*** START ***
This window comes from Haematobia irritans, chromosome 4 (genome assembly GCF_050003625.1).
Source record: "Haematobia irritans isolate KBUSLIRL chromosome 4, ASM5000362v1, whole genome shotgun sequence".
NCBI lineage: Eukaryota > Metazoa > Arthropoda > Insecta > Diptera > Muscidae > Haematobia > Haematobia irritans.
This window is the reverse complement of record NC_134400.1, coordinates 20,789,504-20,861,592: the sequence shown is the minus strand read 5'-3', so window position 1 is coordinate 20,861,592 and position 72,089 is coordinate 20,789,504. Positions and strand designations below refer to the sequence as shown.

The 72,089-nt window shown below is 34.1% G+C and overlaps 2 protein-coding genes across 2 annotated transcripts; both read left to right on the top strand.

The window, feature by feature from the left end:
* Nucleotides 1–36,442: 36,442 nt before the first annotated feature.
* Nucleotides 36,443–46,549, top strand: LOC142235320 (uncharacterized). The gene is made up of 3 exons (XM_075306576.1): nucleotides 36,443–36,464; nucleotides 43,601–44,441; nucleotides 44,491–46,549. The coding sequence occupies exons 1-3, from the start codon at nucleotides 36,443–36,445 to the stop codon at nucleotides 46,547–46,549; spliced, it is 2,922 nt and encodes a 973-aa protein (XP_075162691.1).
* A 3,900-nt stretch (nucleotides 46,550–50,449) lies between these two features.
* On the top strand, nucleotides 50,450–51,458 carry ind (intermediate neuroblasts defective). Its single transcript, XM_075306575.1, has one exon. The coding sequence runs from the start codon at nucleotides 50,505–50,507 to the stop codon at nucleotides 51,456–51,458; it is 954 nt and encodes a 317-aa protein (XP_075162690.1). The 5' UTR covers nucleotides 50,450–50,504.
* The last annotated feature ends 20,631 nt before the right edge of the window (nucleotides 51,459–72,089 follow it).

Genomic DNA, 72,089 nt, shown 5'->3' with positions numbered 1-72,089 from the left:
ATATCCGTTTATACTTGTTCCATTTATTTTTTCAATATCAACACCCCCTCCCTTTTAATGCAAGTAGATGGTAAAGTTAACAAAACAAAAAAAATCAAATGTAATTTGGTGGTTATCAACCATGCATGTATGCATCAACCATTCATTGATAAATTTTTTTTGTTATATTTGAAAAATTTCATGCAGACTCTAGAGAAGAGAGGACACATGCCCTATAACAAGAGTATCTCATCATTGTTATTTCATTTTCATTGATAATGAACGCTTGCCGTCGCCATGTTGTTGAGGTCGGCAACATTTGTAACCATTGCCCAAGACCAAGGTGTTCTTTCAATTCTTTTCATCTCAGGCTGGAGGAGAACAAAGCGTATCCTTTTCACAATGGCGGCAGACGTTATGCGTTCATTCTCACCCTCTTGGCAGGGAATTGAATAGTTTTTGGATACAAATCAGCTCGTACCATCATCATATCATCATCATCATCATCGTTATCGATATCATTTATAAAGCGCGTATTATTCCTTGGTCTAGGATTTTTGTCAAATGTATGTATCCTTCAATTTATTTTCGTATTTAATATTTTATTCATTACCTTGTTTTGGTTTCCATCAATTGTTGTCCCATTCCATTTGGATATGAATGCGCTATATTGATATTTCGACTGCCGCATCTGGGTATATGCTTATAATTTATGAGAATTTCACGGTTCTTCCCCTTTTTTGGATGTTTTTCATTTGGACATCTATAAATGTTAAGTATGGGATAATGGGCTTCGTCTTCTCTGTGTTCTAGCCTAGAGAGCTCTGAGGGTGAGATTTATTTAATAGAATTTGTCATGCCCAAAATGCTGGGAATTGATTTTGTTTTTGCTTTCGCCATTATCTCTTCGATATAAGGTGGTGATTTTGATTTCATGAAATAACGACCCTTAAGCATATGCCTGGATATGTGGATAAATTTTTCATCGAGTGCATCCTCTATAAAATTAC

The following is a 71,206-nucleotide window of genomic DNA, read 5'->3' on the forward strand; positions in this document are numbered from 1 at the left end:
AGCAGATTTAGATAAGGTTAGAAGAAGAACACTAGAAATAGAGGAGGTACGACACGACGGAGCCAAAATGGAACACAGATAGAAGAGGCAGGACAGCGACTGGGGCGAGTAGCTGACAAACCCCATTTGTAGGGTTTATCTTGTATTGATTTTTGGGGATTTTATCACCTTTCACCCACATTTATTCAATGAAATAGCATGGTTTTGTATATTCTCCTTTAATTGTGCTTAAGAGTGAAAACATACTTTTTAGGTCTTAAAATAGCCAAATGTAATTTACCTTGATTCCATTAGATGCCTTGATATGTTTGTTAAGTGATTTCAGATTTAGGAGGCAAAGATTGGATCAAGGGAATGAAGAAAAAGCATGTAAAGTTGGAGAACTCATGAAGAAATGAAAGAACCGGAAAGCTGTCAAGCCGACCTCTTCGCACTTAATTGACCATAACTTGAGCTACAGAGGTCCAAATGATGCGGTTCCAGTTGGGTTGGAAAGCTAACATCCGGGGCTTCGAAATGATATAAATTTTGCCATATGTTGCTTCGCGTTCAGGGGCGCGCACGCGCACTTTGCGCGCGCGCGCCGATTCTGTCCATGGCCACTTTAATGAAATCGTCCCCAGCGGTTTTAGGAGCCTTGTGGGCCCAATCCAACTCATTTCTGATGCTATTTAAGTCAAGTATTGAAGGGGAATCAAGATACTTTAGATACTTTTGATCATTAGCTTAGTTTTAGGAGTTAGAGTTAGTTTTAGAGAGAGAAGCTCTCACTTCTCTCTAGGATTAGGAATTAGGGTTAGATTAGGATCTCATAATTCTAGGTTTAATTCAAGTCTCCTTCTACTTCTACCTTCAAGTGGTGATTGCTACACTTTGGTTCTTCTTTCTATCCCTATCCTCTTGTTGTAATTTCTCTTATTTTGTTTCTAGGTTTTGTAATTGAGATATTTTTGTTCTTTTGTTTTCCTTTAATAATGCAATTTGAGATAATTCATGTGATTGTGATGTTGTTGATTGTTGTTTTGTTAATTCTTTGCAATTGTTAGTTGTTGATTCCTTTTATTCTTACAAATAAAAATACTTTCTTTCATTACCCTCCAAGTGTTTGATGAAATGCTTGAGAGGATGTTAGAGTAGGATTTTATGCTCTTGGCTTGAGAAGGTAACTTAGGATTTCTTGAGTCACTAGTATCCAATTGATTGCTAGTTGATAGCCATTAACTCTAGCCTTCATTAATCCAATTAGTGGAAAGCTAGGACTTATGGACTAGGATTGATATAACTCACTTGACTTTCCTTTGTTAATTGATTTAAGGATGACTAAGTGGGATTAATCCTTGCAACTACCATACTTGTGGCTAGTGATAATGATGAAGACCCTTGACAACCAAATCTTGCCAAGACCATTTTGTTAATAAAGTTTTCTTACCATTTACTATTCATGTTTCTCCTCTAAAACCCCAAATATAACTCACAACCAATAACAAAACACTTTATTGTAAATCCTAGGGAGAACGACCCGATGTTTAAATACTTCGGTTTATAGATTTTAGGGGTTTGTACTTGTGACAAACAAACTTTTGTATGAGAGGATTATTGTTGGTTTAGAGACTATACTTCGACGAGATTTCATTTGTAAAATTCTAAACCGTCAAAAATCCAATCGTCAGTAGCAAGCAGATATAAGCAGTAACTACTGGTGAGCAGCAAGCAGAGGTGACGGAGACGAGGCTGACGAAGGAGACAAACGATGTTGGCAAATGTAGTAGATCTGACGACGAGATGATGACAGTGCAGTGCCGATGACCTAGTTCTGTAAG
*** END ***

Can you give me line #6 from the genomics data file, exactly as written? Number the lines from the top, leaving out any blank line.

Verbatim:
The window, feature by feature from the left end: